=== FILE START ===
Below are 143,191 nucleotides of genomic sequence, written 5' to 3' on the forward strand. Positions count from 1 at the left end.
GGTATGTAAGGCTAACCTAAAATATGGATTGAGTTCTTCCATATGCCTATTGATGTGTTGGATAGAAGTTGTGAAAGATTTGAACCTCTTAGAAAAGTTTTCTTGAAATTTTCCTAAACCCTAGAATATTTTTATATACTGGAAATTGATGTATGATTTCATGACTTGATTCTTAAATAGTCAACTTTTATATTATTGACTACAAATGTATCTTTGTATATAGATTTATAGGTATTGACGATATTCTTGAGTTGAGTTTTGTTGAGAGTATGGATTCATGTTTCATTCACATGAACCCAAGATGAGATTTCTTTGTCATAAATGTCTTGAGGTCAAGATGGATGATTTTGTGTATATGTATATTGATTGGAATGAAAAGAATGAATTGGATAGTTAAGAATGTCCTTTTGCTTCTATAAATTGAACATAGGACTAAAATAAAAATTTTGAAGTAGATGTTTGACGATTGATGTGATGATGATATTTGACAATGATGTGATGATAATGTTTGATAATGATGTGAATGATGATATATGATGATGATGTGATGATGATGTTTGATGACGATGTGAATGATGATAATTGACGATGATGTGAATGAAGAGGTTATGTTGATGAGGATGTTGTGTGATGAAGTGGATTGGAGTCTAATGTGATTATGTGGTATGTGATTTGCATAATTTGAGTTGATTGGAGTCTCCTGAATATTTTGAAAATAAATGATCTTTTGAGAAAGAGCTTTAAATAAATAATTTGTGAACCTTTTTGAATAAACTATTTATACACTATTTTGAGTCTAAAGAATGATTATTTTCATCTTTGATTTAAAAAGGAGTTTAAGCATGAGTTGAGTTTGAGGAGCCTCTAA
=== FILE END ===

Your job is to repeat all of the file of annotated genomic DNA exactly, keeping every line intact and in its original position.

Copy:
Below are 143,191 nucleotides of genomic sequence, written 5' to 3' on the forward strand. Positions count from 1 at the left end.
GGTATGTAAGGCTAACCTAAAATATGGATTGAGTTCTTCCATATGCCTATTGATGTGTTGGATAGAAGTTGTGAAAGATTTGAACCTCTTAGAAAAGTTTTCTTGAAATTTTCCTAAACCCTAGAATATTTTTATATACTGGAAATTGATGTATGATTTCATGACTTGATTCTTAAATAGTCAACTTTTATATTATTGACTACAAATGTATCTTTGTATATAGATTTATAGGTATTGACGATATTCTTGAGTTGAGTTTTGTTGAGAGTATGGATTCATGTTTCATTCACATGAACCCAAGATGAGATTTCTTTGTCATAAATGTCTTGAGGTCAAGATGGATGATTTTGTGTATATGTATATTGATTGGAATGAAAAGAATGAATTGGATAGTTAAGAATGTCCTTTTGCTTCTATAAATTGAACATAGGACTAAAATAAAAATTTTGAAGTAGATGTTTGACGATTGATGTGATGATGATATTTGACAATGATGTGATGATAATGTTTGATAATGATGTGAATGATGATATATGATGATGATGTGATGATGATGTTTGATGACGATGTGAATGATGATAATTGACGATGATGTGAATGAAGAGGTTATGTTGATGAGGATGTTGTGTGATGAAGTGGATTGGAGTCTAATGTGATTATGTGGTATGTGATTTGCATAATTTGAGTTGATTGGAGTCTCCTGAATATTTTGAAAATAAATGATCTTTTGAGAAAGAGCTTTAAATAAATAATTTGTGAACCTTTTTGAATAAACTATTTATACACTATTTTGAGTCTAAAGAATGATTATTTTCATCTTTGATTTAAAAAGGAGTTTAAGCATGAGTTGAGTTTGAGGAGCCTCTAA